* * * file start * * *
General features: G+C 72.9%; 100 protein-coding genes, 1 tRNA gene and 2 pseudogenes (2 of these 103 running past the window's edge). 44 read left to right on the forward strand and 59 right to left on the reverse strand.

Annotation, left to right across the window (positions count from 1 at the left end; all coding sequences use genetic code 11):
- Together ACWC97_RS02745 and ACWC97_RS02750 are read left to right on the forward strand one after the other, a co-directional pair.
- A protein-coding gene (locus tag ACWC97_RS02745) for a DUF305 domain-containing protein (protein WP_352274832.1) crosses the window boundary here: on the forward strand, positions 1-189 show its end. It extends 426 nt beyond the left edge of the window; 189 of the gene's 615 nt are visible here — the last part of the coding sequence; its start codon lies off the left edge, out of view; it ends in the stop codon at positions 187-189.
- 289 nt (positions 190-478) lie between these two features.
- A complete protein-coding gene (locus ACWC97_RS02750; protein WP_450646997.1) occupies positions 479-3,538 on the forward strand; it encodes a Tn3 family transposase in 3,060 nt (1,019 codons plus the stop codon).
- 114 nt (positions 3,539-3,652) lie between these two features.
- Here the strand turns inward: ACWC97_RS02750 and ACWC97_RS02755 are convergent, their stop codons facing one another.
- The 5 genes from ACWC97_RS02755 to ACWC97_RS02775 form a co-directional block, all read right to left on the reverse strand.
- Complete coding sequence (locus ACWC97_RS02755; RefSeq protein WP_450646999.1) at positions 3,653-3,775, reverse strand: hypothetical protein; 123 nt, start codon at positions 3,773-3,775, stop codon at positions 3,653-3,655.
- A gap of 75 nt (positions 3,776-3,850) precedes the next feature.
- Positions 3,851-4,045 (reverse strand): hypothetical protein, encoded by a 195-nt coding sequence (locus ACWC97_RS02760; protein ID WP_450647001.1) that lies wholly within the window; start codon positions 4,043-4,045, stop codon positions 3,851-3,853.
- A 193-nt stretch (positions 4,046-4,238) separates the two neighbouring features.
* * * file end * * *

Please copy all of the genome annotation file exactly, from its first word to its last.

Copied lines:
General features: G+C 72.9%; 100 protein-coding genes, 1 tRNA gene and 2 pseudogenes (2 of these 103 running past the window's edge). 44 read left to right on the forward strand and 59 right to left on the reverse strand.

Annotation, left to right across the window (positions count from 1 at the left end; all coding sequences use genetic code 11):
- Together ACWC97_RS02745 and ACWC97_RS02750 are read left to right on the forward strand one after the other, a co-directional pair.
- A protein-coding gene (locus tag ACWC97_RS02745) for a DUF305 domain-containing protein (protein WP_352274832.1) crosses the window boundary here: on the forward strand, positions 1-189 show its end. It extends 426 nt beyond the left edge of the window; 189 of the gene's 615 nt are visible here — the last part of the coding sequence; its start codon lies off the left edge, out of view; it ends in the stop codon at positions 187-189.
- 289 nt (positions 190-478) lie between these two features.
- A complete protein-coding gene (locus ACWC97_RS02750; protein WP_450646997.1) occupies positions 479-3,538 on the forward strand; it encodes a Tn3 family transposase in 3,060 nt (1,019 codons plus the stop codon).
- 114 nt (positions 3,539-3,652) lie between these two features.
- Here the strand turns inward: ACWC97_RS02750 and ACWC97_RS02755 are convergent, their stop codons facing one another.
- The 5 genes from ACWC97_RS02755 to ACWC97_RS02775 form a co-directional block, all read right to left on the reverse strand.
- Complete coding sequence (locus ACWC97_RS02755; RefSeq protein WP_450646999.1) at positions 3,653-3,775, reverse strand: hypothetical protein; 123 nt, start codon at positions 3,773-3,775, stop codon at positions 3,653-3,655.
- A gap of 75 nt (positions 3,776-3,850) precedes the next feature.
- Positions 3,851-4,045 (reverse strand): hypothetical protein, encoded by a 195-nt coding sequence (locus ACWC97_RS02760; protein ID WP_450647001.1) that lies wholly within the window; start codon positions 4,043-4,045, stop codon positions 3,851-3,853.
- A 193-nt stretch (positions 4,046-4,238) separates the two neighbouring features.